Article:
|Matthew Henry's Concise Commentary|
40:15-24 God, for the further proving of his own power, describes two vast animals, far exceeding man in bulk and strength. Behemoth signifies beasts. Most understand it of an animal well known in Egypt, called the river-horse, or hippopotamus. This vast animal is noticed as an argument to humble ourselves before the great God; for he created this vast animal, which is so fearfully and wonderfully made. Whatever strength this or any other creature has, it is derived from God. He that made the soul of man, knows all the ways to it, and can make the sword of justice, his wrath, to approach and touch it. Every godly man has spiritual weapons, the whole armour of God, to resist, yea, to overcome the tempter, that his never-dying soul may be safe, whatever becomes of his frail flesh and mortal body.
Verse 20. - Surely the mountains bring him forth food. Neither the hippopotamus nor the elephant is an inhabitant of "mountains," according to our use of the word. But the harim (הָרִים) of the original is used of very moderate eminences. In the highly poetical language of Job, and especially of this passage, the term may well be applied to the hills on either side of the Nile, which approach closely to the river, and to this day furnish the hippopotamus with a portion of its food (see Hasselquist, ' Travels,' p. 188). Where all the beasts of the field play. By "the beasts of the field" seem to be meant the cattle and other do-mastic animals which are not driven from their pasture-grounds by the "river-horse" (Tristram, 'Nat. Hist. of the Bible,' p. 52).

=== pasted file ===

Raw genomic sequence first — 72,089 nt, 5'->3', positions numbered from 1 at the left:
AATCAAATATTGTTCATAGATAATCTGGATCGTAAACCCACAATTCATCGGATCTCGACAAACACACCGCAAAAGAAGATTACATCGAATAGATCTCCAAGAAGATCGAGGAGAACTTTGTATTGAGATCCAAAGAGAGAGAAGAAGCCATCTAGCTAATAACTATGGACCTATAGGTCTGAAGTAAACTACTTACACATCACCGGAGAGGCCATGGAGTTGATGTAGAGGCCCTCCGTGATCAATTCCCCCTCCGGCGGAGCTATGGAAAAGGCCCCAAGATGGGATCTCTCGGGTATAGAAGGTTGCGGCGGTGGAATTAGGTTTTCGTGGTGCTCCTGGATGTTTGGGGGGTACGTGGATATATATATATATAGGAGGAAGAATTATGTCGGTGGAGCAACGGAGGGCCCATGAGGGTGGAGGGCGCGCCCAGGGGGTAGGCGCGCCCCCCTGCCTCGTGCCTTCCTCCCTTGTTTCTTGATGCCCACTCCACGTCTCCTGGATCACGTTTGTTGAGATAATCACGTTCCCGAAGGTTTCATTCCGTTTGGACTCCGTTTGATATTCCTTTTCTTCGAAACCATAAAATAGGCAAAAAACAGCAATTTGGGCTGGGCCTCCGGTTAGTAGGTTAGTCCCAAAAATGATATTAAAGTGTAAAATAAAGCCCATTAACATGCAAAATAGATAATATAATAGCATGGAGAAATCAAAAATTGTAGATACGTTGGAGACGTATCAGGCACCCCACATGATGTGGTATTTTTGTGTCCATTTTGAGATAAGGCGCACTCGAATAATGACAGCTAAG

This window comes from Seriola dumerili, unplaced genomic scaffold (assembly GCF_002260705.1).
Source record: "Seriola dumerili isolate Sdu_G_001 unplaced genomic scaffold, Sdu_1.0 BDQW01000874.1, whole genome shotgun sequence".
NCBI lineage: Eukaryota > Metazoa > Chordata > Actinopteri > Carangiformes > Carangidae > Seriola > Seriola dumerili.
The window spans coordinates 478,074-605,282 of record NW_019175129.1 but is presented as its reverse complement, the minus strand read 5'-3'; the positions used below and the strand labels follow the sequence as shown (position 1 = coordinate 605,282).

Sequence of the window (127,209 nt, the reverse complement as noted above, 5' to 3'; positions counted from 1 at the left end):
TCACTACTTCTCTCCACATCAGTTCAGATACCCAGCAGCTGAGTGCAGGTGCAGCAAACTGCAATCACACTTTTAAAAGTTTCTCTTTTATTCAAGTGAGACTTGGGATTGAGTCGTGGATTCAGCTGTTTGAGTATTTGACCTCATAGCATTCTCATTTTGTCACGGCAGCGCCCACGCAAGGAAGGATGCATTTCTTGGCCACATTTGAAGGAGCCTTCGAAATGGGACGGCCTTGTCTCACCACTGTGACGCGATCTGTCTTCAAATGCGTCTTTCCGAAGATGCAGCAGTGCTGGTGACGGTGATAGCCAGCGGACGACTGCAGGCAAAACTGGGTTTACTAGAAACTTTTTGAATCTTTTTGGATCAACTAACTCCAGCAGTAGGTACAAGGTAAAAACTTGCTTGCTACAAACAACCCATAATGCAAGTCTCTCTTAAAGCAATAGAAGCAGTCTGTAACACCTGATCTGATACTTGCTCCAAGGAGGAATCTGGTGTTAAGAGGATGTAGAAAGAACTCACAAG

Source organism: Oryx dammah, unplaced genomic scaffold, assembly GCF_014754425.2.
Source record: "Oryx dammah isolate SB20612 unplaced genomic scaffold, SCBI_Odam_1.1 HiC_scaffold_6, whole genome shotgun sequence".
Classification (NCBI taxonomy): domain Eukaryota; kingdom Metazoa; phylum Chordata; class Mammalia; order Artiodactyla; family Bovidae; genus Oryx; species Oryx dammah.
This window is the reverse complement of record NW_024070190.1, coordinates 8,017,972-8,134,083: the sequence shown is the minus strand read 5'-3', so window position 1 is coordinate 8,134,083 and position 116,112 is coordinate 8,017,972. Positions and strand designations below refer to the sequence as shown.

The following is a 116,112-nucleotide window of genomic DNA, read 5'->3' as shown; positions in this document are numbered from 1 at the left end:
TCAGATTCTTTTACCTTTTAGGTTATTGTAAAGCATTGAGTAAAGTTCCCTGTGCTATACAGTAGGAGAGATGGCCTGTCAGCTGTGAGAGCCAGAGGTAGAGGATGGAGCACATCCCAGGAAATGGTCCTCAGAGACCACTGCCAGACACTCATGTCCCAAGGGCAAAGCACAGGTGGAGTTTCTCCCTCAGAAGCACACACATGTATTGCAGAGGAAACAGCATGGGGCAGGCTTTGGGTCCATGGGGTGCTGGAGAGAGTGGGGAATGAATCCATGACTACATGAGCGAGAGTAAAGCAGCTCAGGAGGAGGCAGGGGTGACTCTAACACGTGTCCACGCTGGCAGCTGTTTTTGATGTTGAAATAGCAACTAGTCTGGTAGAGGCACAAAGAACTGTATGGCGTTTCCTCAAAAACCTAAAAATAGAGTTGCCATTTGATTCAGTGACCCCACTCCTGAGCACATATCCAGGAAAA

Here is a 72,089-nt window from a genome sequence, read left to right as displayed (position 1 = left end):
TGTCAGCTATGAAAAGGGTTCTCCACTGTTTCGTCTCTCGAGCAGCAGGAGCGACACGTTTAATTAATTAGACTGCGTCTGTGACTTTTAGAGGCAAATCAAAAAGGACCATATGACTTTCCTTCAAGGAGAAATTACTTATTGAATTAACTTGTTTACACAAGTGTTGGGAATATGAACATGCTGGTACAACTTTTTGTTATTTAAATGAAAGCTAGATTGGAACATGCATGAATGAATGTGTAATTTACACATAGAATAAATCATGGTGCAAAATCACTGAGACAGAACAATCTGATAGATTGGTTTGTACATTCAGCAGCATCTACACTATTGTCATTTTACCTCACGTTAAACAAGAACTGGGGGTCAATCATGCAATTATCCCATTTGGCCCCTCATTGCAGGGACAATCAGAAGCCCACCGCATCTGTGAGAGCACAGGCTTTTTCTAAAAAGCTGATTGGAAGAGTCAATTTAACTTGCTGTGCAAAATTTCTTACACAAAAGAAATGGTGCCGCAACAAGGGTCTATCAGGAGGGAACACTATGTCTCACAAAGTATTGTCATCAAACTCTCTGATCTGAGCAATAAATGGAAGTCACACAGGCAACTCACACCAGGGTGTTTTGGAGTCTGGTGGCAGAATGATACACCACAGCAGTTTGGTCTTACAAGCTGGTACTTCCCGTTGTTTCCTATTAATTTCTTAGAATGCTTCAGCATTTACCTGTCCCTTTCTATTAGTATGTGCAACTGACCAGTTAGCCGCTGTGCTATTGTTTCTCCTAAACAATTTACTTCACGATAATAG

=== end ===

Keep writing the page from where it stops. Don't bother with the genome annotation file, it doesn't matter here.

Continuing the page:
Gill's Exposition of the Entire Bible
Surely the mountains bring him forth food,.... Grass, which grows on mountains, and is the food of the river horse as well as of the elephant; and therefore is furnished with teeth like a scythe to mow it down; and it is not a small quantity that will suffice it, mountains only can supply it; and marvellous it is that a creature bred in a river should come out of it to seek its food on mountains. There is a creature in the northern parts, as in Russia, Greenland, &c. which is called morss and sea morss, and by the description of it is much like the river horse, of the size of an ox, and having an head like one, with two large long teeth standing out of its upper jaw, and an hairy skin (a), said to be an inch thick, and so tough that no lance will enter it (b); it comes out of the sea, and by its teeth gets up to the tops of mountains, and having fed on grass rolls itself down again into the sea; and this it does by putting its hinder feet to its teeth, and so falls from the mountain with great celerity, as on a sledge (c);
where all the beasts of the field play; skip and dance, and delight in each other, being in no fear of behemoth; whether understood of the elephant or river horse; since neither of them are carnivorous creatures that feed on other animals, but on grass only; and therefore the beasts of the field may feed with them quietly and securely. Pliny (d) says of the elephant, that meeting with cattle in the fields, it will make signs to them not to be afraid of it, and so they will go in company together.
(a) Olaus Magus ut supra, (De Ritu. Septent. Gent.) l. 21. c. 19. Vid. Bochart. ut supra, (Apud Hierozoic. par. 2. l. 5. c. 14.) col. 763. Eden's Travels, p. 318. (b) See the North West Fox, p. 232. Voyage to Spitzbergen, p. 115, 120. Supplement, p. 194. (c) Olaus Magnus, ut supra, (De Ritu. Septent. Gent. l. 21. c. 19.) & Eden's Travels, ut supra. (p. 318.) (d) Nat. Hist. l. 8. c. 7.
Jamieson-Fausset-Brown Bible Commentary
20. The mountain is not his usual haunt. Bochart says it is sometimes found there (?).
beasts … play—a graphic trait: though armed with such teeth, he lets the beasts play near him unhurt, for his food is grass.
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